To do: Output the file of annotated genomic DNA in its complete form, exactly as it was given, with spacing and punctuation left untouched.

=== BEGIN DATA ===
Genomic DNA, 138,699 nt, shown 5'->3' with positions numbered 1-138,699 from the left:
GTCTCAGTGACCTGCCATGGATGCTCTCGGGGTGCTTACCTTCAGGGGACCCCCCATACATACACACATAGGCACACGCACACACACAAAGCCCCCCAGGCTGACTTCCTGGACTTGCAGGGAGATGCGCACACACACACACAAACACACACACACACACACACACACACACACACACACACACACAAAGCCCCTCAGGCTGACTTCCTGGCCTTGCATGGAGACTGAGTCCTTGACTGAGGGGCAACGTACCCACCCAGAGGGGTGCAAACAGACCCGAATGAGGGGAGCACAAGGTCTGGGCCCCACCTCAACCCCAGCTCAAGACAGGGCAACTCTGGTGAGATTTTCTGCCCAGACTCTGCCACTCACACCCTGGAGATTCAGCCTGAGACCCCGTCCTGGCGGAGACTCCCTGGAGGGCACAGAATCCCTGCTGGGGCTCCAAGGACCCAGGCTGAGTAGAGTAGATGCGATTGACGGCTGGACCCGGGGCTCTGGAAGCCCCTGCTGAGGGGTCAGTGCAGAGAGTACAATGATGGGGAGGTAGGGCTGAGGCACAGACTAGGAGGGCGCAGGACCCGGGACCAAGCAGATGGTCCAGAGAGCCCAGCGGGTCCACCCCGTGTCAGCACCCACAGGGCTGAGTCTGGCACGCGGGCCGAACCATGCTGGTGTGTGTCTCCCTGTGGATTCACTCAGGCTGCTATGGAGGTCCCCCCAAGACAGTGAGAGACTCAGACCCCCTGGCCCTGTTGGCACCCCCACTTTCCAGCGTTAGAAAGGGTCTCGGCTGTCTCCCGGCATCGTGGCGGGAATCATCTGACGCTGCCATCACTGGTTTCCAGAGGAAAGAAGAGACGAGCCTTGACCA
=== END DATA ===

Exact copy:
Genomic DNA, 138,699 nt, shown 5'->3' with positions numbered 1-138,699 from the left:
GTCTCAGTGACCTGCCATGGATGCTCTCGGGGTGCTTACCTTCAGGGGACCCCCCATACATACACACATAGGCACACGCACACACACAAAGCCCCCCAGGCTGACTTCCTGGACTTGCAGGGAGATGCGCACACACACACACAAACACACACACACACACACACACACACACACACACACACACACAAAGCCCCTCAGGCTGACTTCCTGGCCTTGCATGGAGACTGAGTCCTTGACTGAGGGGCAACGTACCCACCCAGAGGGGTGCAAACAGACCCGAATGAGGGGAGCACAAGGTCTGGGCCCCACCTCAACCCCAGCTCAAGACAGGGCAACTCTGGTGAGATTTTCTGCCCAGACTCTGCCACTCACACCCTGGAGATTCAGCCTGAGACCCCGTCCTGGCGGAGACTCCCTGGAGGGCACAGAATCCCTGCTGGGGCTCCAAGGACCCAGGCTGAGTAGAGTAGATGCGATTGACGGCTGGACCCGGGGCTCTGGAAGCCCCTGCTGAGGGGTCAGTGCAGAGAGTACAATGATGGGGAGGTAGGGCTGAGGCACAGACTAGGAGGGCGCAGGACCCGGGACCAAGCAGATGGTCCAGAGAGCCCAGCGGGTCCACCCCGTGTCAGCACCCACAGGGCTGAGTCTGGCACGCGGGCCGAACCATGCTGGTGTGTGTCTCCCTGTGGATTCACTCAGGCTGCTATGGAGGTCCCCCCAAGACAGTGAGAGACTCAGACCCCCTGGCCCTGTTGGCACCCCCACTTTCCAGCGTTAGAAAGGGTCTCGGCTGTCTCCCGGCATCGTGGCGGGAATCATCTGACGCTGCCATCACTGGTTTCCAGAGGAAAGAAGAGACGAGCCTTGACCA